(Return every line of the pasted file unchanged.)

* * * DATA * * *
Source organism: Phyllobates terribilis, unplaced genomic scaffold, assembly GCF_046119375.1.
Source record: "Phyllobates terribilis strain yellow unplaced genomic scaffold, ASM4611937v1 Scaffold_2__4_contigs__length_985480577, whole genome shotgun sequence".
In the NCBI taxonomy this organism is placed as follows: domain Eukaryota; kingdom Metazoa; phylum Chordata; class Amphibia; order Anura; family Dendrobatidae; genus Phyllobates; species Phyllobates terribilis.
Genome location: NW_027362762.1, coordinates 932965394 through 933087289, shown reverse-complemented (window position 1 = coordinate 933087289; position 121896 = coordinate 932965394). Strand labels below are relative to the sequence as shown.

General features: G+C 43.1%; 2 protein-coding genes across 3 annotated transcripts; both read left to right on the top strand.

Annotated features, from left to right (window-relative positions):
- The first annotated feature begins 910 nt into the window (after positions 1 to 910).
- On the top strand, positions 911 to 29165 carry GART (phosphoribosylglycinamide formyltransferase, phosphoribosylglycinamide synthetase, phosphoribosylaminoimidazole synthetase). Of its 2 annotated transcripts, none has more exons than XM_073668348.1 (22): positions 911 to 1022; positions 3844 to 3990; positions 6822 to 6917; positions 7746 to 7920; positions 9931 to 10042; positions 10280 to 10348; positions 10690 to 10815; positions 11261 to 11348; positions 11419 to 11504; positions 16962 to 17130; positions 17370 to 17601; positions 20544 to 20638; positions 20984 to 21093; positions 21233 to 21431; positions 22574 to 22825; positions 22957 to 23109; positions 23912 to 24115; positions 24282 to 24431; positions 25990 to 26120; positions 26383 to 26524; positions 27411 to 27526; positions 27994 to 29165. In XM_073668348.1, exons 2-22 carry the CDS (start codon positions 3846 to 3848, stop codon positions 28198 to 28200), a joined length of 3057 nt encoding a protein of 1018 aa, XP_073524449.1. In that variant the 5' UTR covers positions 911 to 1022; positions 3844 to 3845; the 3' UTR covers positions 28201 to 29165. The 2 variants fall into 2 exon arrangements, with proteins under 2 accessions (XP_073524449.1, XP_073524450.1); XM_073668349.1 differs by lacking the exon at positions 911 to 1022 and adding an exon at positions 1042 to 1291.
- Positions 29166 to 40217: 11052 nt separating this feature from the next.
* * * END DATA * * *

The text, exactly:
Source organism: Phyllobates terribilis, unplaced genomic scaffold, assembly GCF_046119375.1.
Source record: "Phyllobates terribilis strain yellow unplaced genomic scaffold, ASM4611937v1 Scaffold_2__4_contigs__length_985480577, whole genome shotgun sequence".
In the NCBI taxonomy this organism is placed as follows: domain Eukaryota; kingdom Metazoa; phylum Chordata; class Amphibia; order Anura; family Dendrobatidae; genus Phyllobates; species Phyllobates terribilis.
Genome location: NW_027362762.1, coordinates 932965394 through 933087289, shown reverse-complemented (window position 1 = coordinate 933087289; position 121896 = coordinate 932965394). Strand labels below are relative to the sequence as shown.

General features: G+C 43.1%; 2 protein-coding genes across 3 annotated transcripts; both read left to right on the top strand.

Annotated features, from left to right (window-relative positions):
- The first annotated feature begins 910 nt into the window (after positions 1 to 910).
- On the top strand, positions 911 to 29165 carry GART (phosphoribosylglycinamide formyltransferase, phosphoribosylglycinamide synthetase, phosphoribosylaminoimidazole synthetase). Of its 2 annotated transcripts, none has more exons than XM_073668348.1 (22): positions 911 to 1022; positions 3844 to 3990; positions 6822 to 6917; positions 7746 to 7920; positions 9931 to 10042; positions 10280 to 10348; positions 10690 to 10815; positions 11261 to 11348; positions 11419 to 11504; positions 16962 to 17130; positions 17370 to 17601; positions 20544 to 20638; positions 20984 to 21093; positions 21233 to 21431; positions 22574 to 22825; positions 22957 to 23109; positions 23912 to 24115; positions 24282 to 24431; positions 25990 to 26120; positions 26383 to 26524; positions 27411 to 27526; positions 27994 to 29165. In XM_073668348.1, exons 2-22 carry the CDS (start codon positions 3846 to 3848, stop codon positions 28198 to 28200), a joined length of 3057 nt encoding a protein of 1018 aa, XP_073524449.1. In that variant the 5' UTR covers positions 911 to 1022; positions 3844 to 3845; the 3' UTR covers positions 28201 to 29165. The 2 variants fall into 2 exon arrangements, with proteins under 2 accessions (XP_073524449.1, XP_073524450.1); XM_073668349.1 differs by lacking the exon at positions 911 to 1022 and adding an exon at positions 1042 to 1291.
- Positions 29166 to 40217: 11052 nt separating this feature from the next.